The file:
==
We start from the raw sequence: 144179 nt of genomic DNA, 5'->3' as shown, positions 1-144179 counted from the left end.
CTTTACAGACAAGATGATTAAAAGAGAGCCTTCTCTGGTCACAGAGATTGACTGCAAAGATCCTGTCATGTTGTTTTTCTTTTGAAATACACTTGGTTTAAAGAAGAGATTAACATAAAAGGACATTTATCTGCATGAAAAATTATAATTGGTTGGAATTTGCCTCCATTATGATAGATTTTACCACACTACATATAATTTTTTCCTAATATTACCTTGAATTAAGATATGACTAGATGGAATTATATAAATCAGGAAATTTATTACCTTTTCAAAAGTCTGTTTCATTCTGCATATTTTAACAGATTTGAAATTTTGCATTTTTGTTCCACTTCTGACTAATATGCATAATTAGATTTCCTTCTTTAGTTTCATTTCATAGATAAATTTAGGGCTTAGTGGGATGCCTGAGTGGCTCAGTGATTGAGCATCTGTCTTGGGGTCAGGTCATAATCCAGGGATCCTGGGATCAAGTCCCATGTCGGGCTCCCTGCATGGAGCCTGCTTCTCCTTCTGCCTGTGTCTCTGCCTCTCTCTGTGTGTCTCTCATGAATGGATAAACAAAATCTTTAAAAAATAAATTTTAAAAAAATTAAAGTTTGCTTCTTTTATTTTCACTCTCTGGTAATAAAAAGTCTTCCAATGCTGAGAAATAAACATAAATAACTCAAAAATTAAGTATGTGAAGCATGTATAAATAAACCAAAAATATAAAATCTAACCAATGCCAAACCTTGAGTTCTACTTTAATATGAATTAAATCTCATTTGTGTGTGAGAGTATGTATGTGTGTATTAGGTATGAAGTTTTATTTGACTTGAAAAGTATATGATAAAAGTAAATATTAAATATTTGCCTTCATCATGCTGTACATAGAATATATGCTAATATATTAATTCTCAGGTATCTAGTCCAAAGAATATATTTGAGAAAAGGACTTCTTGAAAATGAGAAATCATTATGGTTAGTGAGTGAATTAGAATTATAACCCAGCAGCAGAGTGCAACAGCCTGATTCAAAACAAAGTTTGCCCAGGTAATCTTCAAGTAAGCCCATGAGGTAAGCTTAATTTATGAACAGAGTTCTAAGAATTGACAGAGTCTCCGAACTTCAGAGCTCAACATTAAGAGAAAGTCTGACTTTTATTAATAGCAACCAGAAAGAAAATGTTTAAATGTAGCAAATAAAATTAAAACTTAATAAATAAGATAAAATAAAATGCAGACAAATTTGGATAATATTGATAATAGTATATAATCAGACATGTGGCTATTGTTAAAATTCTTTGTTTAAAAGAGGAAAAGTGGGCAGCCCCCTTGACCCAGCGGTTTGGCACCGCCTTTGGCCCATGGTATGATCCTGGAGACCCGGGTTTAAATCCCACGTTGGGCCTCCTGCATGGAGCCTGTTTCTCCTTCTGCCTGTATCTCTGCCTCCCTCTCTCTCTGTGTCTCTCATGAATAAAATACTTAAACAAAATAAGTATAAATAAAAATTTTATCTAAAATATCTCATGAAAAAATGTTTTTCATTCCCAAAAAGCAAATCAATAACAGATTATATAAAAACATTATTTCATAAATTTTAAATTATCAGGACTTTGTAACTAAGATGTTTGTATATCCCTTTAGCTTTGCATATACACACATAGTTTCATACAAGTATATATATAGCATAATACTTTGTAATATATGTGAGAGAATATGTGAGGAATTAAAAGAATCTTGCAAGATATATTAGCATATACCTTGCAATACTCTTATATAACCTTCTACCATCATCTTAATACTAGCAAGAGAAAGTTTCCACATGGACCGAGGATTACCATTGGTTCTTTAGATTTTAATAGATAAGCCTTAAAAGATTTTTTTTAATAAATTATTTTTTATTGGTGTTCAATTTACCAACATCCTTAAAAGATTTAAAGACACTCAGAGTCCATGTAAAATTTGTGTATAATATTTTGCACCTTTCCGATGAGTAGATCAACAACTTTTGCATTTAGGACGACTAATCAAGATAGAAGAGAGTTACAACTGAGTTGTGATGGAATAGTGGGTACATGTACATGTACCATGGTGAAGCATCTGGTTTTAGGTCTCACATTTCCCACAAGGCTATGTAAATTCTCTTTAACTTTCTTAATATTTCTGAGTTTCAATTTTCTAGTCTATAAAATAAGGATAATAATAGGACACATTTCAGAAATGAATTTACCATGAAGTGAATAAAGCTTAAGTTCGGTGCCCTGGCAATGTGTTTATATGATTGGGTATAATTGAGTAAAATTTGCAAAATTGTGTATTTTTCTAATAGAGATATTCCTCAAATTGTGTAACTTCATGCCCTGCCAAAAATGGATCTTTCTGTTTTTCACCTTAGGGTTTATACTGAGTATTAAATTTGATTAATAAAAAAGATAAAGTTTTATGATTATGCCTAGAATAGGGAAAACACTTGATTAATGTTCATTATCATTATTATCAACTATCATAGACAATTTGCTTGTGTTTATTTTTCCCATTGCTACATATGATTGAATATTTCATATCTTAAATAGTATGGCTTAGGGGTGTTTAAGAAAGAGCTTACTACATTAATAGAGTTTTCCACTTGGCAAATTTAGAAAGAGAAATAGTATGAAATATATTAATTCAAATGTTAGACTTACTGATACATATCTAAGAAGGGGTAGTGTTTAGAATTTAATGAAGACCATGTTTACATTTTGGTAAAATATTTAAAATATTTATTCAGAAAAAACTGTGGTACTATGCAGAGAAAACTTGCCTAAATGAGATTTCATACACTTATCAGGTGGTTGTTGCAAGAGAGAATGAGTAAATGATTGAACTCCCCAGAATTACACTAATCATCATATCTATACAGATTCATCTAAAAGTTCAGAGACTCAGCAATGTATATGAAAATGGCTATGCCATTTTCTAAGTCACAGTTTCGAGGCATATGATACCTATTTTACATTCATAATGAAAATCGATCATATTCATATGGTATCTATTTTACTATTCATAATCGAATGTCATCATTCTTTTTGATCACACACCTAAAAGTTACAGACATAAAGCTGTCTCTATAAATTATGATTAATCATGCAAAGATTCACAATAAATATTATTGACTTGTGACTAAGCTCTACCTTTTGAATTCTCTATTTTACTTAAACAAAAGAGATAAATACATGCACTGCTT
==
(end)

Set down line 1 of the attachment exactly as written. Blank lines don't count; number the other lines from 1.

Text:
We start from the raw sequence: 144179 nt of genomic DNA, 5'->3' as shown, positions 1-144179 counted from the left end.